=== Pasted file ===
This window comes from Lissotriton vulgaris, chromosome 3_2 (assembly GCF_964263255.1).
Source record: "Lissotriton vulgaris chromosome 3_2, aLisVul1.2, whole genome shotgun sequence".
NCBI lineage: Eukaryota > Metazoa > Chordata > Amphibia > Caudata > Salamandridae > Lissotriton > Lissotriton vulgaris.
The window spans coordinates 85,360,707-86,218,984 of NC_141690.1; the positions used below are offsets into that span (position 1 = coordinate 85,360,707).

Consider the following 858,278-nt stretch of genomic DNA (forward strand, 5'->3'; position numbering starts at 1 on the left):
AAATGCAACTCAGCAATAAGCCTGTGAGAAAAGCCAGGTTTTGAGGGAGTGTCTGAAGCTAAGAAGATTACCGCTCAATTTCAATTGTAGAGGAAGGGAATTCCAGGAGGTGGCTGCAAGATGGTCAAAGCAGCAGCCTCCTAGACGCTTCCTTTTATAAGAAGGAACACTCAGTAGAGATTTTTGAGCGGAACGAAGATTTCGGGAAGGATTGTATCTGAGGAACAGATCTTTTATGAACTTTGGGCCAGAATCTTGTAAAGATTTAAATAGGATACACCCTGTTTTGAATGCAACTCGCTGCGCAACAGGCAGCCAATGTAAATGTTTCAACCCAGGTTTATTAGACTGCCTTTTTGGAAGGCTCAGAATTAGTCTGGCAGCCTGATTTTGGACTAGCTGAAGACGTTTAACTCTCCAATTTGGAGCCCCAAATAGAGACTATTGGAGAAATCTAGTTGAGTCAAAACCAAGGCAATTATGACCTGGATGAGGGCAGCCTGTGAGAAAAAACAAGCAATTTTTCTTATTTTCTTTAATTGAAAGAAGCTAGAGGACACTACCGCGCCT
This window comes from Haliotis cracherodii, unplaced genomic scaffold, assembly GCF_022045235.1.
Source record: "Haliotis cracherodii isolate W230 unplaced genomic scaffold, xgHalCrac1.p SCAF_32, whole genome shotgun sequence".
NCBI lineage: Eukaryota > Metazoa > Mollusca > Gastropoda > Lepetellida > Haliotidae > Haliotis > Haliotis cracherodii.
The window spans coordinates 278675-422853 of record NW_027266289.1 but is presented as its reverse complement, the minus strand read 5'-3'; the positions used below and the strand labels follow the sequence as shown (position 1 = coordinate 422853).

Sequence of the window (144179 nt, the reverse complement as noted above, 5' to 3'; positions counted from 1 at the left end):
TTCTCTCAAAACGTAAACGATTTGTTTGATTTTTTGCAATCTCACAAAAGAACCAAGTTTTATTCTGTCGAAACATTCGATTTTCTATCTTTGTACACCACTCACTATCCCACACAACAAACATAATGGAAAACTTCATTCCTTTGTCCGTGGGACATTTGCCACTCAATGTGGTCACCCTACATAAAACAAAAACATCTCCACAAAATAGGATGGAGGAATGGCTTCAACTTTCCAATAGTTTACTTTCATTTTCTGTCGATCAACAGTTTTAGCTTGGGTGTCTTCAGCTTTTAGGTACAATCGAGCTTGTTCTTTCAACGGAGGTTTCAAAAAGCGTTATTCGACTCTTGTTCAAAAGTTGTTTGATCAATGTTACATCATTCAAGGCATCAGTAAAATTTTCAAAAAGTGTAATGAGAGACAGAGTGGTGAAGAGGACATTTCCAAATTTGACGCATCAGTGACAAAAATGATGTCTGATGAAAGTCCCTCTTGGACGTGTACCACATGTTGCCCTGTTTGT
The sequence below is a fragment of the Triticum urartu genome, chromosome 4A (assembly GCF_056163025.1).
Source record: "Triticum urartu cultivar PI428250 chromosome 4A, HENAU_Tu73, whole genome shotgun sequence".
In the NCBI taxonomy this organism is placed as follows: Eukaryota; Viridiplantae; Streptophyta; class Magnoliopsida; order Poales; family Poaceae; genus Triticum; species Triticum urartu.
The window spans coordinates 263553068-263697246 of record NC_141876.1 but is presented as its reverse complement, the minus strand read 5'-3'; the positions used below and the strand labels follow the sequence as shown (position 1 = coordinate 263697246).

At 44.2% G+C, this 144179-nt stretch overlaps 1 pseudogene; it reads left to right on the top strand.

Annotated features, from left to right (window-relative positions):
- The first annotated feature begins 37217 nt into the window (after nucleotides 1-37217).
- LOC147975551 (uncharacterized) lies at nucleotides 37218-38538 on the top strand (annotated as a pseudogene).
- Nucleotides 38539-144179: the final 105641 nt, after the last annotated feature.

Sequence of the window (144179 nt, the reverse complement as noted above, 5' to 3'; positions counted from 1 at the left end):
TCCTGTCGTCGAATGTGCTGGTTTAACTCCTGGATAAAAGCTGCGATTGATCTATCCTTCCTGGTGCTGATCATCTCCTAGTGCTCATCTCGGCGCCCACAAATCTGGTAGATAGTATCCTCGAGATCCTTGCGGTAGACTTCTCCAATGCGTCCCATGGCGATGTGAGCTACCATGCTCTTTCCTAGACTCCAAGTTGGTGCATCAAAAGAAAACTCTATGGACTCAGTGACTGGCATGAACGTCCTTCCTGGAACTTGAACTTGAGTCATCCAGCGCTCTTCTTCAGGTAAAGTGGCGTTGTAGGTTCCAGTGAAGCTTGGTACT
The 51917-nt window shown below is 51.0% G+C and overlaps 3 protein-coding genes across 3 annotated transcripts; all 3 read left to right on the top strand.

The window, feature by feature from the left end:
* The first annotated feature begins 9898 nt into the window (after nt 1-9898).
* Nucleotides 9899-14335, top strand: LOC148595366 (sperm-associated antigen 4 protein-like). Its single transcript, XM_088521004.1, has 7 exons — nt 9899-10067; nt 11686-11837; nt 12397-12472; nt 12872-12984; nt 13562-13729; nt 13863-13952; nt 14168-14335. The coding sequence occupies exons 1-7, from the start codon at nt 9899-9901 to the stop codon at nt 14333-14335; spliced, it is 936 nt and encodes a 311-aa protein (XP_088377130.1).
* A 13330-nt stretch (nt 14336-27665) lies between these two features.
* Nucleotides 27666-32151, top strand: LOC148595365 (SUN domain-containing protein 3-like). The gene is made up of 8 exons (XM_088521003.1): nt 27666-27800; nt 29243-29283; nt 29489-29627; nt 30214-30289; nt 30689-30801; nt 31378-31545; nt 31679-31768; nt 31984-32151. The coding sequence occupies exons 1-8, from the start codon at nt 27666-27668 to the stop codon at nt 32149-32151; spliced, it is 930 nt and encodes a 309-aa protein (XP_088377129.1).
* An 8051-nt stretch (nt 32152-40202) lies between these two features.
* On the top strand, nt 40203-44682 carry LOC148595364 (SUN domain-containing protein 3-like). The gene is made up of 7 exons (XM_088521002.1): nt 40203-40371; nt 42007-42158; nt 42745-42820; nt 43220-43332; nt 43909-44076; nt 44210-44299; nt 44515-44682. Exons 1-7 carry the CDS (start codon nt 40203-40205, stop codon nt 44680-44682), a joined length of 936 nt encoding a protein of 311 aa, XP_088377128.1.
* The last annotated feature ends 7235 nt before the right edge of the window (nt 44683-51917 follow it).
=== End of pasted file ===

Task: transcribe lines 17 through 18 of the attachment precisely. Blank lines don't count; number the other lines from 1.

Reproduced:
At 44.2% G+C, this 144179-nt stretch overlaps 1 pseudogene; it reads left to right on the top strand.

Annotated features, from left to right (window-relative positions):